If you have ever heard of pushing or pulling your film, but have yet to try it, you are in for a treat. Pushing your film involves underexposing the film when shooting, then giving it more time during the development process to compensate. The results are usually garner more contrast and grain in the resulting photographs. You might choose to push your film for various reasons: if you are shooting indoors and need the extra ISO, you desire more contrast in your images without adding it in post production, or you are just taking creative license…the choice is yours. Some people will often push expired film as well. Pulling your film is the opposite; overexposing the film and decreasing the amount of time during development. You’ll generally see the reverse results of pushing such as, less grain, muted colors, an overall flat look in the resulting photographs.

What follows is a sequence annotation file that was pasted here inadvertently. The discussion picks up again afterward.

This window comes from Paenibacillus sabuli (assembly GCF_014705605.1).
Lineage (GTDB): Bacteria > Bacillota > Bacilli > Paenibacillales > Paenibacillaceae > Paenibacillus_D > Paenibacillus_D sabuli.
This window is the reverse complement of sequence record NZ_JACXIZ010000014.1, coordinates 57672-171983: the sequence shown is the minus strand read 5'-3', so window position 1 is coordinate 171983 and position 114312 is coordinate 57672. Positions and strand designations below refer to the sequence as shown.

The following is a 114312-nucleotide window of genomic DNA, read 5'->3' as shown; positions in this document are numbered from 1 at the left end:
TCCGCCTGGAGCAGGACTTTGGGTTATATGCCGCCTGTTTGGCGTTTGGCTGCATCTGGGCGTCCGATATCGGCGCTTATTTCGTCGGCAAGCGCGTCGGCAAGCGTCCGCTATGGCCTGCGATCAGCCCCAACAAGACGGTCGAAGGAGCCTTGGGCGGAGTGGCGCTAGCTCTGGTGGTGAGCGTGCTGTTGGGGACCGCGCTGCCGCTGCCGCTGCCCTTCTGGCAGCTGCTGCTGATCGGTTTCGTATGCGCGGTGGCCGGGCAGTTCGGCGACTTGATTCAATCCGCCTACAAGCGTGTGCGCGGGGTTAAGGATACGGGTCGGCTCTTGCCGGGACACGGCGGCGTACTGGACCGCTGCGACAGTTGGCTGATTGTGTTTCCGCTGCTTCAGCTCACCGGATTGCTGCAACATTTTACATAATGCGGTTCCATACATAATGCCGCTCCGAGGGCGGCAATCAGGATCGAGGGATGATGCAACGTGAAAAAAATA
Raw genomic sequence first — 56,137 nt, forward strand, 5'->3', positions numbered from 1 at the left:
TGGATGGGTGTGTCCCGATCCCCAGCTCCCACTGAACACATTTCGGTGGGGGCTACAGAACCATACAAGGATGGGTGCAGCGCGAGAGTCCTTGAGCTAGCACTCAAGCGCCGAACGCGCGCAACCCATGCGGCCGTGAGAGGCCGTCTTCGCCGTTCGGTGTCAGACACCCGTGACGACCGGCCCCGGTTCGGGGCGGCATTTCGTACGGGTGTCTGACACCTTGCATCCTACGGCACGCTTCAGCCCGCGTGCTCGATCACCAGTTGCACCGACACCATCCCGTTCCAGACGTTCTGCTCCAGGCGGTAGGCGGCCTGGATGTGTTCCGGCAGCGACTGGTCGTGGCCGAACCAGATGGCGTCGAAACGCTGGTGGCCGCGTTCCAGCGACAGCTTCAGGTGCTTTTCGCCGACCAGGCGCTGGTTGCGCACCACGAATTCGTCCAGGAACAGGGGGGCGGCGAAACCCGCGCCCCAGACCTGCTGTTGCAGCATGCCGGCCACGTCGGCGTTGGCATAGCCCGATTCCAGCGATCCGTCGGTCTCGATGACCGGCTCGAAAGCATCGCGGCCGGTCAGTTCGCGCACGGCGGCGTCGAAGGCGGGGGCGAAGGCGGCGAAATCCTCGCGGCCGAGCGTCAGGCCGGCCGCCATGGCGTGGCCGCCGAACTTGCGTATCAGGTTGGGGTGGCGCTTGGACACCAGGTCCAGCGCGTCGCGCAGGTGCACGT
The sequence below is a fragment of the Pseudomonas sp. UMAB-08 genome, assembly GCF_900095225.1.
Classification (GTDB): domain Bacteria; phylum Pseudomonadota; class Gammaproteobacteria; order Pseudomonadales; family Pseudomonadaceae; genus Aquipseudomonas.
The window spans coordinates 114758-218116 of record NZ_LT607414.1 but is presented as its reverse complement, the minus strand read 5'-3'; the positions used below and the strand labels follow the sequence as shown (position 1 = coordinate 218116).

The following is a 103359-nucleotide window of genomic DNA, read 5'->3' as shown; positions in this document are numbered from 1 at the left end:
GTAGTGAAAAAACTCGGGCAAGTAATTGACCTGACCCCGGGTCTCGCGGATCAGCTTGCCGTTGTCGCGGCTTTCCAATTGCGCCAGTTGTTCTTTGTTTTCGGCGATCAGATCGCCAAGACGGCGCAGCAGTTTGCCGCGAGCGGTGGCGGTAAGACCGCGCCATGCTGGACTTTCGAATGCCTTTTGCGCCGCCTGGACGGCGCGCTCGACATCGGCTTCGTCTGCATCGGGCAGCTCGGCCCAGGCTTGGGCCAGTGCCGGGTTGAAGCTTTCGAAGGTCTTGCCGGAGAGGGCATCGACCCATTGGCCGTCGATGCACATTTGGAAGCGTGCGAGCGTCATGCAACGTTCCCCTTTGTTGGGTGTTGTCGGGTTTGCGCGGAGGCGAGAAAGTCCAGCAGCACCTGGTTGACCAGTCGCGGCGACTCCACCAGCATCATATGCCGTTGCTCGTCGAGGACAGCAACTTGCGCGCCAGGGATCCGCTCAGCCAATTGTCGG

Here is an example. I shot a roll of Fuji C200 (natively ISO 200) and rated it at ISO 400. During the development process, I added an extra min or so to the standard time 3.5mins (times may vary based on the chemistry you use). If I took the film to a lab I would ask them to push the film +1 stop. The images shot at box speed and developed normally on the left and the pushed photos on the right.
Most films will do fine with up to a +2 stop push. However, many low ISO films (25-100 ISO) tend to not be as flexible with pushing from my experience. You may need to consider the following when pushing your film: loss of detail in the shadows, blown out highlights, and unplanned color shifts. The same considerations generally apply for black and white film, minus the color shifts. Films like Cinestill 800T and Ilford HP5 Plus are highly regarded for their ability to be pushed and pulled, I recommend those for starters.
When planning to push your film for the first time, do your research and see what results others have gotten…the last thing you want is to waste your precious film. Remember, film choice is important, and have a goal you want to achieve from pushing. Lastly, don’t be afraid to experiment with cheaper films first to test the waters. Happy creating fam!